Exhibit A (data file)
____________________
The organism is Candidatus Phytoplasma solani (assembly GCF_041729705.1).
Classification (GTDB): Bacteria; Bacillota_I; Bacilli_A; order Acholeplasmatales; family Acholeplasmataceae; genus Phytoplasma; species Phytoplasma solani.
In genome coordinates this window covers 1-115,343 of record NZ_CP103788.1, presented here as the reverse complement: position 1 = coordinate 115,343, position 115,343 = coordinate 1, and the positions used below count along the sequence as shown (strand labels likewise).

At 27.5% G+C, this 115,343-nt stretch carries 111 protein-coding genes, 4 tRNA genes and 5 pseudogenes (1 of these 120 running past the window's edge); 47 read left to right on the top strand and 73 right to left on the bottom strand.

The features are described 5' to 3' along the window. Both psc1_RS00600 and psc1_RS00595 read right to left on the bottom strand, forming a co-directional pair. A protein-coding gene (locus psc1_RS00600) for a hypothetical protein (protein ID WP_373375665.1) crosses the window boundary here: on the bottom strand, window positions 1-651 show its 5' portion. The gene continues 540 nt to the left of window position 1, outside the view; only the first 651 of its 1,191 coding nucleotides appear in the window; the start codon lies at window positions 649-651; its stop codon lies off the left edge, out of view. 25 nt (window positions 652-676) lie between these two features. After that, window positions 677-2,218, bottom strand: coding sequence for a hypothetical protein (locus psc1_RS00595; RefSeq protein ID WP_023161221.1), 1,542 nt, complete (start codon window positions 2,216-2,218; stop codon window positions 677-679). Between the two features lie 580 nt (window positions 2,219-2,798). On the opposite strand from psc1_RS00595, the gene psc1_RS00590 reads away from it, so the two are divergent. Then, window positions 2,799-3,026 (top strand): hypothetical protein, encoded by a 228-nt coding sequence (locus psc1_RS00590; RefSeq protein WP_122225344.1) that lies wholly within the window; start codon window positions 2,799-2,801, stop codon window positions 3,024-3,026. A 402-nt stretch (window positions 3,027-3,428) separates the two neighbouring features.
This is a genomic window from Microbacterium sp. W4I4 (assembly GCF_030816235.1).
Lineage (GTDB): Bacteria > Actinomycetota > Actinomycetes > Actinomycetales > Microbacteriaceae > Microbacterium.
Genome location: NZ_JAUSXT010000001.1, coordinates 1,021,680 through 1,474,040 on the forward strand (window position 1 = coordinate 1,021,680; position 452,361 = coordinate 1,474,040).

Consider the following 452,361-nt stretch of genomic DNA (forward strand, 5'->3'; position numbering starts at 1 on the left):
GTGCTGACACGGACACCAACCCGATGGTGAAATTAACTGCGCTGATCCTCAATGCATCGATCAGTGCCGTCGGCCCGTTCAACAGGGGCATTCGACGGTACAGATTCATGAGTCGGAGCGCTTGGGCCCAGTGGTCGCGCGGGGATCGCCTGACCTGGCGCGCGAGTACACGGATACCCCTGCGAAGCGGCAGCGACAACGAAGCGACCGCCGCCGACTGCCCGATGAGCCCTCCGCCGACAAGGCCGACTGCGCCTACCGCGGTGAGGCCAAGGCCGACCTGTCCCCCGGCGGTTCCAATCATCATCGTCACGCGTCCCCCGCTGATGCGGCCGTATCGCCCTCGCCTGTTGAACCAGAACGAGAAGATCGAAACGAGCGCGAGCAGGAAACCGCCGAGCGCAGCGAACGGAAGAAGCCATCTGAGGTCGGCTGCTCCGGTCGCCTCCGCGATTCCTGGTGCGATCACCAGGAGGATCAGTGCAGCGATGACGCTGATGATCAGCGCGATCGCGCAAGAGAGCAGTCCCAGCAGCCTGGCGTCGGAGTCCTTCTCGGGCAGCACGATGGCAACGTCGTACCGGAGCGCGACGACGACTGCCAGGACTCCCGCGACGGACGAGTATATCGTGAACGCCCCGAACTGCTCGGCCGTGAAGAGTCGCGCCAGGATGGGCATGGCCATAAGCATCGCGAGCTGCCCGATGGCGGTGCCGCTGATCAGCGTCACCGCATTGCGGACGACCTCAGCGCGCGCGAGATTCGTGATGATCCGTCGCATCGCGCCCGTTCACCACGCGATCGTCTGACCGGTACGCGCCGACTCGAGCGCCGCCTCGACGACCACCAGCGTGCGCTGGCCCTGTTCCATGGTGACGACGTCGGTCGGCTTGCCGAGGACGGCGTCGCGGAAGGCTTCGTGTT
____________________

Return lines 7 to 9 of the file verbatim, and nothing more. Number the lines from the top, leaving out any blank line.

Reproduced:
Lineage (GTDB): Bacteria > Actinomycetota > Actinomycetes > Actinomycetales > Microbacteriaceae > Microbacterium.
Genome location: NZ_JAUSXT010000001.1, coordinates 1,021,680 through 1,474,040 on the forward strand (window position 1 = coordinate 1,021,680; position 452,361 = coordinate 1,474,040).

Consider the following 452,361-nt stretch of genomic DNA (forward strand, 5'->3'; position numbering starts at 1 on the left):